Our youthful mistakes and experiments are a key part of our growth, muses Nicole Law.
While browsing some old photos on Facebook, I came across one of me beaming in front of my university building. There, in the faraway United Kingdom, the 19 year old me was struggling with the weather change (I had come from Singapore), time difference and getting lost on the way to the lecture theatre. The old photo album I had created was named kairos, the Greek word which means the ‘opportune time’.
While chronos denotes the passage of time, the years that have passed since I ventured to London to live and study are tangible in the sense of the changing of the date on my laptop as each New Year comes round. They are intangible in the sense that a smell or sound can take me back to the bustling metropolis where I discovered more – oh so much more – about myself.
Among the various photos, I recognise my old haunts, the cafes I frequented, the faces of friends I made and also that smile, naive and fresh, expressing a soul open to every new experience life could throw at it.
We often look back on our younger years with a faint sense of nostalgia. I recall a multitude of mistakes made – erring on the side of pride, envy and selfishness – none of which are unique to youth itself. I remember learning the consequences of words and actions. From staying out later than usual to trusting someone a little too much or feeling alone in a crowded city.
A feature of those years was the desire to be like everyone else. To try on various identities for size.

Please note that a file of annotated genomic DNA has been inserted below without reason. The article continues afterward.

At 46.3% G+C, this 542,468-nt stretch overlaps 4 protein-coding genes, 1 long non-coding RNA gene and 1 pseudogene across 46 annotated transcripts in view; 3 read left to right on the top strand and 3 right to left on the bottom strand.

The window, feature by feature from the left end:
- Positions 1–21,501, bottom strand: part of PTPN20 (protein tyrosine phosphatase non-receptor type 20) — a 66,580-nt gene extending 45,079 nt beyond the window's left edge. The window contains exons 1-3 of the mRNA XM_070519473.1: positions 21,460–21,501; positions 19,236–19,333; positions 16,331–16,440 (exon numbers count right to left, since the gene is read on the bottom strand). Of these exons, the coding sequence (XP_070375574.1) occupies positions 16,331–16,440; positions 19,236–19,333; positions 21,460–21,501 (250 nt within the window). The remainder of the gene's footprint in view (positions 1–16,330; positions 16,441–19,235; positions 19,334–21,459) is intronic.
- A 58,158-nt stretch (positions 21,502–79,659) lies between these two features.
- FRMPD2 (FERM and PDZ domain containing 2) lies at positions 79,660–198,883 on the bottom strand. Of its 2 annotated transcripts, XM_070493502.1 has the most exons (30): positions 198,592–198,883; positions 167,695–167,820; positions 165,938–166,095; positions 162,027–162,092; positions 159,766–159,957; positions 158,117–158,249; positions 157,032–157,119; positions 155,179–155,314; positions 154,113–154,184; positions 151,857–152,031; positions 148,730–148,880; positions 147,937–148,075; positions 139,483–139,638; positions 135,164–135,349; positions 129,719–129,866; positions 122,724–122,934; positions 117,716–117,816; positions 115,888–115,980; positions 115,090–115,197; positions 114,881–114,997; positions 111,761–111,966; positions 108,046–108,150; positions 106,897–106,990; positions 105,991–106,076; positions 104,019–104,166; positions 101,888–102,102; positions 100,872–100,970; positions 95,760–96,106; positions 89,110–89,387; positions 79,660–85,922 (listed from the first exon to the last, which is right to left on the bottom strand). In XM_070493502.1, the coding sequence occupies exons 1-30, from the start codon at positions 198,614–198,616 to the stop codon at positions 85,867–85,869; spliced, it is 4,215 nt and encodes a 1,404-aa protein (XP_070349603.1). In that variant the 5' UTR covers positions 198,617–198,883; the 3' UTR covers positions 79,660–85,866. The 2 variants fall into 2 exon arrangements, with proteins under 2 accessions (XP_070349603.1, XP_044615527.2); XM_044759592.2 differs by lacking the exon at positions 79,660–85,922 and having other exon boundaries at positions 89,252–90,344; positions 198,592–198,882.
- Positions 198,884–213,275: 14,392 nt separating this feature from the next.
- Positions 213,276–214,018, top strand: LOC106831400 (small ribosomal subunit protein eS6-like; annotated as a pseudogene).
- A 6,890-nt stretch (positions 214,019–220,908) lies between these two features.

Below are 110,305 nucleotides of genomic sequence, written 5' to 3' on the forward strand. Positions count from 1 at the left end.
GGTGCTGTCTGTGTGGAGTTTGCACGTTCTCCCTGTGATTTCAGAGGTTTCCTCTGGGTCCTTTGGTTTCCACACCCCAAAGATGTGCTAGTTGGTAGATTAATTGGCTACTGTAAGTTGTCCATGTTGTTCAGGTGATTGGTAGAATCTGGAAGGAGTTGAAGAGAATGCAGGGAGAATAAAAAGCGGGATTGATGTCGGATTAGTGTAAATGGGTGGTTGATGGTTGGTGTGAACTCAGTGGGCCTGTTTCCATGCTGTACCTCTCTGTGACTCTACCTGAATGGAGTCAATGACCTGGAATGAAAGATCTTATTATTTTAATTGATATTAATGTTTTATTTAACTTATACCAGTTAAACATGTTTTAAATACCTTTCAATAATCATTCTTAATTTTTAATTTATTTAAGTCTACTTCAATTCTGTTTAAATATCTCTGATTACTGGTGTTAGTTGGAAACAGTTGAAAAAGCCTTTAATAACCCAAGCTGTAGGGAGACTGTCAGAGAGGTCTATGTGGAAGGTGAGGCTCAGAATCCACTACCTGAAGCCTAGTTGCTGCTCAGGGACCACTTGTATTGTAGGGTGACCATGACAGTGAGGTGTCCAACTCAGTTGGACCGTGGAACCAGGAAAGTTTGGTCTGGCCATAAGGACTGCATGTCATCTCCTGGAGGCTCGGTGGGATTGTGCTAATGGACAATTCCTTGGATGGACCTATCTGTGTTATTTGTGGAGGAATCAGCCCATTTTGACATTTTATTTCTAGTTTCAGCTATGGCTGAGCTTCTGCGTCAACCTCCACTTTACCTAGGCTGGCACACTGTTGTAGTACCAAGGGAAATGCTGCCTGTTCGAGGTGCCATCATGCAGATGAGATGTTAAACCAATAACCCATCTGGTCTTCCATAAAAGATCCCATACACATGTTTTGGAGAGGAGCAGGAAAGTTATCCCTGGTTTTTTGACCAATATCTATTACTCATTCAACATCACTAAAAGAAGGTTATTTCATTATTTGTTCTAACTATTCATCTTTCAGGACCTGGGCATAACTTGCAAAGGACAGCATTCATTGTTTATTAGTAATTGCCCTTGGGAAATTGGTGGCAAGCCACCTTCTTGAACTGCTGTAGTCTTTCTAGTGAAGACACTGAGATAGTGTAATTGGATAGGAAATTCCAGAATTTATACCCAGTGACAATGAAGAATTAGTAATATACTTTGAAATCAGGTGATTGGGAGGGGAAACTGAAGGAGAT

One day, I could be the hardworking student poring over her notes. The next, I might be the reckless youth who skips a lecture to head to a cafe instead. The fluidity of identity in those years remind me of soft clay, malleable to the gentle pressure of our hands.
Surrounded by other young people also learning about themselves, I recall that meeting new people sometimes resembled scanning them for traits which appeared attractive to me and sewing them into my own personal patchwork. Sometimes the additional swatch of fabric added to the beauty of the overall piece. At other times, it stood out like a sore thumb.
Not every trait can be easily assumed into our personality. We learn over time there is a lot of courage in accepting the odd-shaped patches which make up our own sense of self. Learning to accept that I looked different, sounded different and had a specific sense of style was not easy. The pressure to conform seemed overwhelming. The desire to blend into the crowd was alluring. It took a lot of self-awareness to shut my ears to the siren song.
Stepping out of the ‘self’ that pleased people and made them comfortable felt like dipping my feet in the deep end of the pool. Learning that taking a risk – joining a ballroom class for the first time, jumping on a train to Cornwall, and saying yes to love – was less scary than I initially envisioned.
The glorious freedom of scuffing my knees when I aimed too high or cared too much or laughed too loud.
Sitting with myself in the quiet moments of a winter’s day and meeting myself all over again…
There is so much I have yearned to tell my younger self … like how to avoid pain and disappointment. But this time, I pause. The twists and turns were necessary. The detours and deadends were built into the road that only I can walk down. Derek Walcott offers his wisdom on this topic, as on much else, as he writes in Love After Love:
The time will come
when, with elation,
you will greet yourself arriving
at your own door, in your own mirror,
and each will smile at the other’s welcome,
and say, sit here. Eat.
I am finally learning to meet myself over again – maybe the real me has finally arrived at last.
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